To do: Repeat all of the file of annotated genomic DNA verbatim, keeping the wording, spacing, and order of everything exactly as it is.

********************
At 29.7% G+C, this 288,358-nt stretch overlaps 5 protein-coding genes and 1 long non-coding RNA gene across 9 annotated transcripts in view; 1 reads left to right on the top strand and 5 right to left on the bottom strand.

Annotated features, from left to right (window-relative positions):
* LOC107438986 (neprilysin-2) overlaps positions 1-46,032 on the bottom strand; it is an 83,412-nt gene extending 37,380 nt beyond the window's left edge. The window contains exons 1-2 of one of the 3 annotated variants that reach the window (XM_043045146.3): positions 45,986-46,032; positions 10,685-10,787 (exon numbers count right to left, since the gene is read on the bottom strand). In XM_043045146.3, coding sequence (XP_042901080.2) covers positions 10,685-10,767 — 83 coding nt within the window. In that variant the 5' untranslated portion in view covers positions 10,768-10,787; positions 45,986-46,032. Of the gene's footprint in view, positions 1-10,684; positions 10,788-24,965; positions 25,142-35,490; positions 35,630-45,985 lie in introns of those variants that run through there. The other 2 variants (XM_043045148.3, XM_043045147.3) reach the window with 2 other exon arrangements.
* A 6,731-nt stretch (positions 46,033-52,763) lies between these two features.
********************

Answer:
At 29.7% G+C, this 288,358-nt stretch overlaps 5 protein-coding genes and 1 long non-coding RNA gene across 9 annotated transcripts in view; 1 reads left to right on the top strand and 5 right to left on the bottom strand.

Annotated features, from left to right (window-relative positions):
* LOC107438986 (neprilysin-2) overlaps positions 1-46,032 on the bottom strand; it is an 83,412-nt gene extending 37,380 nt beyond the window's left edge. The window contains exons 1-2 of one of the 3 annotated variants that reach the window (XM_043045146.3): positions 45,986-46,032; positions 10,685-10,787 (exon numbers count right to left, since the gene is read on the bottom strand). In XM_043045146.3, coding sequence (XP_042901080.2) covers positions 10,685-10,767 — 83 coding nt within the window. In that variant the 5' untranslated portion in view covers positions 10,768-10,787; positions 45,986-46,032. Of the gene's footprint in view, positions 1-10,684; positions 10,788-24,965; positions 25,142-35,490; positions 35,630-45,985 lie in introns of those variants that run through there. The other 2 variants (XM_043045148.3, XM_043045147.3) reach the window with 2 other exon arrangements.
* A 6,731-nt stretch (positions 46,033-52,763) lies between these two features.